What Are the Long-Term Effects of a Concussion?

In Some Cases, Concussions Cause Long-Lasting Effects

Concussions typically are mild traumatic brain injuries that occur after a fall or a blow to the head. In most cases, they are not life-threatening and a single concussion won't cause permanent brain damage. Although most symptoms of a concussion will resolve within a few weeks, some effects are chronic and can result in a condition called post-concussion syndrome.

This condition is characterized by symptoms that include memory and sleep problems, difficulty concentrating, and psychological effects, occurring more often in cases of repeated brain injury, making it especially concerning for competitive athletes.     

What Is a Concussion?

A concussion, also known as traumatic brain injury (TBI), is the result of trauma to the brain due to a fall or collision. The sudden jerking motions of the head and neck resulting from trauma cause the brain to twist and bounce inside the skull, immediately damaging its cells and surrounding structures. Though concussion is not as severe as other forms of TBI, and the symptoms are typically not life-threatening, this condition can become fatal.

When you have long-term effects of a concussion—those that persist for more than three weeks—you have what’s clinically known as post-concussion syndrome (PCS). Occurring in about 10%–25% of all concussion cases, PCS is the result of inflammation, altered blood flow, and disrupted brain cell structures due to the original injury.

Short-Term Effects

The common effects of a concussion typically arise minutes to hours after the blow or fall. In general, they last about two to three weeks before resolving on their own. These short-term symptoms include:

  • Headache
  • Nausea and vomiting
  • Loss of consciousness
  • Difficulty balancing and staying upright
  • Blurry or doubled vision
  • Ringing in the ears
  • Sensitivity to light
  • Sleep problems and fatigue

In addition, a concussion is often accompanied by neurological and psychological symptoms, such as:

  • Confusion
  • Difficulty with comprehension or concentration
  • Depression and sadness
  • Irritability, nervousness, and anxiousness
  • The feeling of being in a “fog”
  • Memory loss and challenges with paying attention

Infants and toddlers also can experience concussions, and, given the limitations in communication of children this age, diagnosis is much more difficult. Concussion in young children is characterized by:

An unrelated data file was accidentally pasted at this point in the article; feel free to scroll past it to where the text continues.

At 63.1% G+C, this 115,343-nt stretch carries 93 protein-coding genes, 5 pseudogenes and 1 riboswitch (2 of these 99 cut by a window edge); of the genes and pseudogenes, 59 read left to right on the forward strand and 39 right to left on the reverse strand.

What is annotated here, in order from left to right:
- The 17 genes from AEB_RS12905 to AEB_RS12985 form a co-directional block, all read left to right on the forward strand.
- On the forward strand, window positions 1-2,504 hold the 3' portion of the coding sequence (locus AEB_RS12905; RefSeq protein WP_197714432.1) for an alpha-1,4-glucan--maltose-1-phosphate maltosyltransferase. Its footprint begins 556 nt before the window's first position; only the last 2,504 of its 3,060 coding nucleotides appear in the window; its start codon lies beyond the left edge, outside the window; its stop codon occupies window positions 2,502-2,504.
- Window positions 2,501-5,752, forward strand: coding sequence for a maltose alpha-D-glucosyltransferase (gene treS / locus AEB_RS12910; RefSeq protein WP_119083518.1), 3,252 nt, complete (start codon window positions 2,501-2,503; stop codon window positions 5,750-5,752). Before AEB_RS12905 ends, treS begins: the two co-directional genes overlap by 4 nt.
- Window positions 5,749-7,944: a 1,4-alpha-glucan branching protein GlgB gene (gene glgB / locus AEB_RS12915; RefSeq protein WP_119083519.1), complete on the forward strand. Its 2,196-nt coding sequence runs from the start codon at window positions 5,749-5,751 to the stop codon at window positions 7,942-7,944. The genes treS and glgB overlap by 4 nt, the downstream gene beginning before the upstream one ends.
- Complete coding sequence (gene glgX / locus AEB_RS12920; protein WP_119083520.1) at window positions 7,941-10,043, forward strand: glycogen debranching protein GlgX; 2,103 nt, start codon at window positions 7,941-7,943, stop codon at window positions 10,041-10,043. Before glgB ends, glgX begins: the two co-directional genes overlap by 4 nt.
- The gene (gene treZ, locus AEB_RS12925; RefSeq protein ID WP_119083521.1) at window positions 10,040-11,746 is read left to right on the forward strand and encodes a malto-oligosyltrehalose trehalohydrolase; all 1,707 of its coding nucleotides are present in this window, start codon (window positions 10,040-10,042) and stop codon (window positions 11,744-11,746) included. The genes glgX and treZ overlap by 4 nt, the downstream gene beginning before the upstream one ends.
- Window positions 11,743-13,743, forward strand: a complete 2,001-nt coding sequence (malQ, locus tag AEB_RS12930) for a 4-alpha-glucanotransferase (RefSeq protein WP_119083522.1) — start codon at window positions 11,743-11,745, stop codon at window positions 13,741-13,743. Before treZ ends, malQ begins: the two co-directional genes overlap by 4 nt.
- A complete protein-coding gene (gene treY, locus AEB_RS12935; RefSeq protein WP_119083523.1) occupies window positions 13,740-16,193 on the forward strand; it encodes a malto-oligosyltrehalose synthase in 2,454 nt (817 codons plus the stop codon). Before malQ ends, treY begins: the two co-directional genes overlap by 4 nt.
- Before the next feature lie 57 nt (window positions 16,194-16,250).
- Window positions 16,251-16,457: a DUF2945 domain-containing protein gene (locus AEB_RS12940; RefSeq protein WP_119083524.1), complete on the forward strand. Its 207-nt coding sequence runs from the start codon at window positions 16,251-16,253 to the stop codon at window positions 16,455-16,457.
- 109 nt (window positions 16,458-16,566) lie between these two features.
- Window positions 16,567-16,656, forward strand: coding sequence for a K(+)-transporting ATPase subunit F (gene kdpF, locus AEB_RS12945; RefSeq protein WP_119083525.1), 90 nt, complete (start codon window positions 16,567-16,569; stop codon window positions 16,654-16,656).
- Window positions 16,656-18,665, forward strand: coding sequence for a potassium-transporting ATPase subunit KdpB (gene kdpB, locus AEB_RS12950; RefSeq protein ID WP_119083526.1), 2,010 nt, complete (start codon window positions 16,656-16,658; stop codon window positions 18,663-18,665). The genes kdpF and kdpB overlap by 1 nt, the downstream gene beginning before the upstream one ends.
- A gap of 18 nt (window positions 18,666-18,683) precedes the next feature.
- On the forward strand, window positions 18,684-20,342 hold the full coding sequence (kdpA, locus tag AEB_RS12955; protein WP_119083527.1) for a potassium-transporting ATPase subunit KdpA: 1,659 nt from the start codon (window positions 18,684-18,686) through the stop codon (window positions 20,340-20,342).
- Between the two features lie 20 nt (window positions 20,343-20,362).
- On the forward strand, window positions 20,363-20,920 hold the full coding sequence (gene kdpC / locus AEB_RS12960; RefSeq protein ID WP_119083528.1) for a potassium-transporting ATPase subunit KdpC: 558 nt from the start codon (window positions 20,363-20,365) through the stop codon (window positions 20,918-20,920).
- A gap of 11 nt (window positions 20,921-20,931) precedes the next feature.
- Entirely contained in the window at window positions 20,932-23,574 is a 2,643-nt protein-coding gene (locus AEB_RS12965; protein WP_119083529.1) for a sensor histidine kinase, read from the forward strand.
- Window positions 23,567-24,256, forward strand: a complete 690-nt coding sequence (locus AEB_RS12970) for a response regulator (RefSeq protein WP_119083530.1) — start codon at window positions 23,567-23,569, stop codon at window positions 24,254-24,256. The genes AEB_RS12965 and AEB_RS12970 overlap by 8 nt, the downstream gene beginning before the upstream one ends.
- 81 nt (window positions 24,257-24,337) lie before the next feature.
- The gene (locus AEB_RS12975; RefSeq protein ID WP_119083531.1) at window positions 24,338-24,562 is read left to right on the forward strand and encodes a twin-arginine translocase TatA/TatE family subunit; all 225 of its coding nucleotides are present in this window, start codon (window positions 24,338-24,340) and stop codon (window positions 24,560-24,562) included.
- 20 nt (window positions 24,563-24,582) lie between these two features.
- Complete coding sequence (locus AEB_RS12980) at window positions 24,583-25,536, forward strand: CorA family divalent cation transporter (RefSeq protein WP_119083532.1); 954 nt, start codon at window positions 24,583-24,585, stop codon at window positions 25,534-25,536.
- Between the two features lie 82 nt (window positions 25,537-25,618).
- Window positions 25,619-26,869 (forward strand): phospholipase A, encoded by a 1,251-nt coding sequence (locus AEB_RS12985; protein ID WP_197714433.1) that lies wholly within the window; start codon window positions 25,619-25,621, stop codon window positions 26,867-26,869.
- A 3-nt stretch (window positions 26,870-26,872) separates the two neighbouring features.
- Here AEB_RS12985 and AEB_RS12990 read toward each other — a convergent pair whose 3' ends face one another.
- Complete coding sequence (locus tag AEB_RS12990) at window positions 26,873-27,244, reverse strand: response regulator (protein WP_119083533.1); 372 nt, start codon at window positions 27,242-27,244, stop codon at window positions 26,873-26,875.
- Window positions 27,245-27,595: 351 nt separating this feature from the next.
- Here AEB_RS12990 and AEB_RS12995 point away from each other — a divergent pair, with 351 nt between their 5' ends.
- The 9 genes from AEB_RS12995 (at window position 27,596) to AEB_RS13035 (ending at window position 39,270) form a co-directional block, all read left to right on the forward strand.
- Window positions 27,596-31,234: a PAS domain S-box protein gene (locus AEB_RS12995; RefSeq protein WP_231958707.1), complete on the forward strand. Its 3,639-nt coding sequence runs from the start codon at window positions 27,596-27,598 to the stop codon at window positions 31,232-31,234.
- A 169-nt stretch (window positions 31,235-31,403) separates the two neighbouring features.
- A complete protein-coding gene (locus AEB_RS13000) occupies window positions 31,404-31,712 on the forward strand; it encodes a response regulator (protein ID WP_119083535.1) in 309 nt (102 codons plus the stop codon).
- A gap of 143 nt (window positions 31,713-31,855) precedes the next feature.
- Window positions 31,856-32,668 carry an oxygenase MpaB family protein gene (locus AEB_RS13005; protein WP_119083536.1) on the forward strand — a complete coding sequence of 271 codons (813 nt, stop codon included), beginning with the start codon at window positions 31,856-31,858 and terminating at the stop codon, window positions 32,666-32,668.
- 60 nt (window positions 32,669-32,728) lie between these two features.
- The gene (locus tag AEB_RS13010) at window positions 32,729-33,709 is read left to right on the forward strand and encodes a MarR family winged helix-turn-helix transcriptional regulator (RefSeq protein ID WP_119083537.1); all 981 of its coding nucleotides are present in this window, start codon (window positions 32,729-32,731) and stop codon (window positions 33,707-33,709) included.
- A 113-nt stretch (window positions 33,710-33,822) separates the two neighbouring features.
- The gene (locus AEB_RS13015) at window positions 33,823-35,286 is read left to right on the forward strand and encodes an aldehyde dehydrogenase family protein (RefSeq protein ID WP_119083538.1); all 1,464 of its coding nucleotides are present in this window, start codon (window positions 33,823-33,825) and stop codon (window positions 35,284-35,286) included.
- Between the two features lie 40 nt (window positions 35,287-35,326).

• Bumps forming on the head
  • Vomiting
  • Irritability and being cranky
  • Low appetite or an unwillingness to nurse
  • Changes in sleep patterns
  • Fussiness
  • Blank stare

With infants or toddlers, it’s especially important to be vigilant about injuries. Don’t hesitate to call your pediatrician or get emergency help after a fall or suspected head injury.

Long-Term Effects

The longer-term effects of concussion, which typically last after immediate symptoms have receded, can arise within days or even hours of the fall or collision. These symptoms include:

  • Difficulty concentrating
  • Significant memory issues
  • Irritability and changes in personality
  • Light and noise sensitivity
  • Disturbed sleep patterns
  • Depression, anxiety, and other psychological issues
  • Changes in smell and taste sensation

Most people who experience a concussion won’t have long-term symptoms, but the chances of developing them increase if you have had a concussion or another type of TBI in the past. One severe condition—an inflammation of the brain called chronic traumatic encephalopathy (CTE)—is associated with repeated concussions.  

Can concussion be fatal?

Though occurrences are extremely rare, certain concussions can cause death. Of particular concern are bleeding in the brain or swelling (cerebral edema), especially within the first 24–48 hours. If untreated, these cases can be fatal, which is why careful monitoring is required immediately after a head trauma.  

Preventing Long-Term Injury

The key to preventing long-term problems and post-concussion syndrome is timely and proper care. Even if you (or a loved one) don’t require emergency care, the best thing you can do is to get medical attention within one to two days of the accident or fall.

Ways to prevent concussion include:

  • Always wear your safety belt when traveling in a vehicle.
  • When cycling or playing certain sports, wear an appropriate helmet.
  • Use handrails when walking on stairs.
  • Install safety gates by stairs for young children and toddlers.
  • Add grab bars and nonslip mats in the bathroom.
  • Improve lighting in the home and remove trip hazards.
  • Strengthen neck muscles to help stabilize your head if in a fall.

By far the most important prevention tool is careful and exact adherence to post-concussion protocols. Reinjury of the brain before it’s fully recovered greatly increases the risk of chronic symptoms, permanent damage, and post-concussion syndrome. According to these conventions, athletes must stay away from activity until:

  • Symptoms are absent during rest, physical activity, or mental tasks.
  • Daily tasks, schooling, and work can be tolerated.
  • Neurological and cognition test results post-concussion match those taken before the head injury or pass criteria set by the school or athletic board.
  • Passing results are obtained during a physical exam and balance test.
  • Full contact activity is cleared by a healthcare provider with expertise in concussion.

Caution should always be heeded with concussion. While most people will fully recover, problems can arise if the recovery period is rushed and parts of the brain that are still healing become injured again.